It doesn’t quite succeed.
I haven't seen the movie, but reading your response reminded me that when I was watching _Your Sister's Sister_, about halfway through I distinctly thought, "I don't want to see these characters suffer. Even if it feels a little unlikely I would prefer a positive ending " and was glad to get one.
I think it's really difficult for people who are actors, writers, filmmakers, etc. to see a happy ending that doesn't involve a validation of their talent in one way or another. In a way it's a self-selecting style of story—if you've reached acceptance that you're not all that good at some creative endeavor, then you probably lack the skill to create a compelling narrative about it. For somebody who's beaten the odds and become a success, writing about failure is likely to be like daring their worst nightmares to become real.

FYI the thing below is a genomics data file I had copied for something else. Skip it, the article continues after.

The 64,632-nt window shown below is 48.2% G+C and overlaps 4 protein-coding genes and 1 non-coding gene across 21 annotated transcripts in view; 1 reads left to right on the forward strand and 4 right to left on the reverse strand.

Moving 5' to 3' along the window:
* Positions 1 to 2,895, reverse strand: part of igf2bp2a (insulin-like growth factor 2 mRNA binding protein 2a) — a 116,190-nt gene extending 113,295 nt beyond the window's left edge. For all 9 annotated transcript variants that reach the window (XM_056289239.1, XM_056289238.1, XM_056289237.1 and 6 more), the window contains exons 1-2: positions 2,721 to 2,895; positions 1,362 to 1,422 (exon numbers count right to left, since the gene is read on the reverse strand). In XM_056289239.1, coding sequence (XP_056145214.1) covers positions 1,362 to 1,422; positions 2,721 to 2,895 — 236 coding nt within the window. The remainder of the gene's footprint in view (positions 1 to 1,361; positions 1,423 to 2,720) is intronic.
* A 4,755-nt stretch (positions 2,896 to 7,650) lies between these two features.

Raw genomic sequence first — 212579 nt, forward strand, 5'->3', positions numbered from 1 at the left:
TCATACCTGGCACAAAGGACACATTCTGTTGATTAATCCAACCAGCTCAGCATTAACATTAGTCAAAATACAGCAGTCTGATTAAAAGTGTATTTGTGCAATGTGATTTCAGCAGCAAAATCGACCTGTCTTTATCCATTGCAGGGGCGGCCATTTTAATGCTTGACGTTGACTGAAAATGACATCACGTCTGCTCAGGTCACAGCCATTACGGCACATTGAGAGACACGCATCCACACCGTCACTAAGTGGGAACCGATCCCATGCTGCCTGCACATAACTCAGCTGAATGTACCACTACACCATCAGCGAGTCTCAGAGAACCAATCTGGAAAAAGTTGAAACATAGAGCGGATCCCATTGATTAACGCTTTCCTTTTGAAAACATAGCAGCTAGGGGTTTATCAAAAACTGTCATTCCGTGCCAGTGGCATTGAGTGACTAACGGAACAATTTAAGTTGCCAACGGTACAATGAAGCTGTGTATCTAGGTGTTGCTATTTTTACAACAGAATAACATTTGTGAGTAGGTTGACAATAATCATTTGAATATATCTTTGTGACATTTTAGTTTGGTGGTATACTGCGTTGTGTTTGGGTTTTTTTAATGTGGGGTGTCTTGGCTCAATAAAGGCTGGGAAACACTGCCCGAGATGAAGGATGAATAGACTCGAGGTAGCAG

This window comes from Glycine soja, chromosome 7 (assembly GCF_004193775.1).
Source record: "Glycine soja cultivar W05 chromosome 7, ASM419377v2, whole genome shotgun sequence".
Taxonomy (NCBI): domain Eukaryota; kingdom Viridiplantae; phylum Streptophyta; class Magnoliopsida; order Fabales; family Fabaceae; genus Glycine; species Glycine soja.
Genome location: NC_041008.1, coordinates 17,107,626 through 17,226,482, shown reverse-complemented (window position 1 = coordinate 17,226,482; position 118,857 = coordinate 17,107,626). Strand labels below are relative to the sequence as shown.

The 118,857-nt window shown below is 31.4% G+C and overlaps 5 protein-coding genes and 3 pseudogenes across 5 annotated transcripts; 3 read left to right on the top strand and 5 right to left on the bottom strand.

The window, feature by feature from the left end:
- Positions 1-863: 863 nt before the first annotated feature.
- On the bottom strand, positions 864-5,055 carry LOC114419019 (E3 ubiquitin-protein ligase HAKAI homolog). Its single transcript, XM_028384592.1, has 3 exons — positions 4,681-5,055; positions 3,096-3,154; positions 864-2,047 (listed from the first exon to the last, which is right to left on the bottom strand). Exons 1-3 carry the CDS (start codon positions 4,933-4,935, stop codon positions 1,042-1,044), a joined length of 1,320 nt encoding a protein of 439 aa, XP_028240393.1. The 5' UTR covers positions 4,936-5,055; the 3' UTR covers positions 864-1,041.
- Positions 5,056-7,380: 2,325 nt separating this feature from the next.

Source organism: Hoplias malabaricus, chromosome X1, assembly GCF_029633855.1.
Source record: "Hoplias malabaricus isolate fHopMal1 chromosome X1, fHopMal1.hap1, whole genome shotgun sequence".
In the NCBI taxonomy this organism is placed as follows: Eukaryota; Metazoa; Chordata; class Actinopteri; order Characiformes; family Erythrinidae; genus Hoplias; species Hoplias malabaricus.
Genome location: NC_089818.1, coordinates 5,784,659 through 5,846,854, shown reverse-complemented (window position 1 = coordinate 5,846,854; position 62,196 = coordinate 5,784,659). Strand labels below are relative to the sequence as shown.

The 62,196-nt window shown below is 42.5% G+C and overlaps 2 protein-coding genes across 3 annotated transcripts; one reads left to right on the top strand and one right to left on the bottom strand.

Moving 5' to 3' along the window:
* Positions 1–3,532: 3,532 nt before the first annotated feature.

I remember seeing a comedian on television once ask, "What kind of thing scares Stephen King?" I looked at my then-wife and said, "Easy—waking up and finding out that he's still teaching English at a small private school, living in a trailer with his wife and kids, and working in a commercial laundry at night, so that his five decades as a bestselling author were all just a dream. Forget monsters, that's REALLY scary!"